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It’s quite obvious that we’re in the presence of a great storyteller and great character, even in this early work, and I must admit that reading this had the effect of making me want to pick up my Sherlock Holmes short story collections and get lost in the world of Victorian crime. Truly, Holmes is the definitive detective!

The Whitechapel Mystery by Anonymous

This section is a whole different kettle of fish, as they say. It consists of a selection of rather gruesome newspaper reports of the Ripper cases which were actually so graphic that I ended up skipping over some of the descriptions! It’s quite an eye-opener to see how the gutter press hasn’t changed that much, although this was probably one of my least favourite shorts in the book.

The Assassin’s Natal Autograph by Mark Twain

Mark Twain is of course best for writing about Tom Sawyer and Huckleberry Finn, but this extract comes from his work “Pudd’nhead Wilson”. The featured story concerns a court case and has a very early exposition of the science of fingerprinting which proves a clincher in case of proving guilt. Twain was ahead of his time as this was first published in 1894, well in advance of the first use of fingerprint evidence in 1902. The extract was excellent, but should have come with a spoiler alert if you were thinking of reading the book…

Murder at Troyte’s Hall by C.L. Pirkis

The final story of the batch was a much more substantial and satisfying tale, write by Catherine Pirkis who was the first woman writer to create a woman detective – Loveday Brooke. Employed by an agency who can see the sense in having one of their number who can easily infiltrate big houses and the like, Loveday is sent to Troyte’s Hall to investigate the murder of old Sandy, the Cravens’ family retainer who lives in the lodge. The family itself is an odd one, with a reclusive patriarchal figure who spends all his time working, a daughter who has conveniently gone off to stay with a friend and a suspicious son who could well be the guilty party. Needless to say, Loveday manages to unravel things before the local policemen, although putting herself in danger in the process. But this is great stuff with proper detecting and quite exciting though maybe a little predictable!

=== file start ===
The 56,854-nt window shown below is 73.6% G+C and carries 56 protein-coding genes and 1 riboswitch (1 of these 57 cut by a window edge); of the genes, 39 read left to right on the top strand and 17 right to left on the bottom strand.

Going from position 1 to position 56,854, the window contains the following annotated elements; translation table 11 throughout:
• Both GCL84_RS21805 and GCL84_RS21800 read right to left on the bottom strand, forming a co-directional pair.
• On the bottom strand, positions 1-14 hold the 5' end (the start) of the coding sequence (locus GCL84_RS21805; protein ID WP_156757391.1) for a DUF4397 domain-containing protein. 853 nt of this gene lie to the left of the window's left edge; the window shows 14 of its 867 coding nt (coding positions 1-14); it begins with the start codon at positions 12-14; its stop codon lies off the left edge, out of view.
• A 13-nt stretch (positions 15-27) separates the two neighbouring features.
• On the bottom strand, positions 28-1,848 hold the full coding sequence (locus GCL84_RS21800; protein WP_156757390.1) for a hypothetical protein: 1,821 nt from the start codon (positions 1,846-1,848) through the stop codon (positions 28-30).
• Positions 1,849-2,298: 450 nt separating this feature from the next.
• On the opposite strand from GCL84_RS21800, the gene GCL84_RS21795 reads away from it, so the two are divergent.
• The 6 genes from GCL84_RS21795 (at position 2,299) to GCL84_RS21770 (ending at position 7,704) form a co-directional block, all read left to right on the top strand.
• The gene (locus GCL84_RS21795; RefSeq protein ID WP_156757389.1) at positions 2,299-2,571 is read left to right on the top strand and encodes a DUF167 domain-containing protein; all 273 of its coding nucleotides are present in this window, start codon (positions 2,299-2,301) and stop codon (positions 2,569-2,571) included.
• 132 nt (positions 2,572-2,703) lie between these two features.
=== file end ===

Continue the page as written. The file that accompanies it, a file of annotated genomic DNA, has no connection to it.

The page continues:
I’m now about two-thirds of the way through this book and it’s ideal for dipping into when you want a classic crime fix but haven’t got the time to invest in a novel – great stuff!!

A Diversion into some classic crime!

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As I mentioned in my review of “The Triumphs of Eugene Valmont”, I recently rambled through the Ellery Queen list of recommended crime stories, and while searching online to see what was available, I came across an intriguing looking anthology: “The Dead Witness”, edited by Michael Sims. Needless to say, a very reasonably priced copy was soon winging its way towards me, and it turns out to be such fun!

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The book collects together stories and extracts from the earliest days of crime stories right up to 1915. Fascinatingly enough, the first tale, from 1837, is regarded as the first ‘proper’ detective story, and hasn’t been reprinted until now.

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I have to confess I was a little unsure about committing to 500 pages of vintage crime, as there are so many books I want to read just now. So I shall break my current rule of only reading one book at a time, and I’ll dip into this volume as an aside when I feel in the mood. Watch this space for reviews of classic detection!!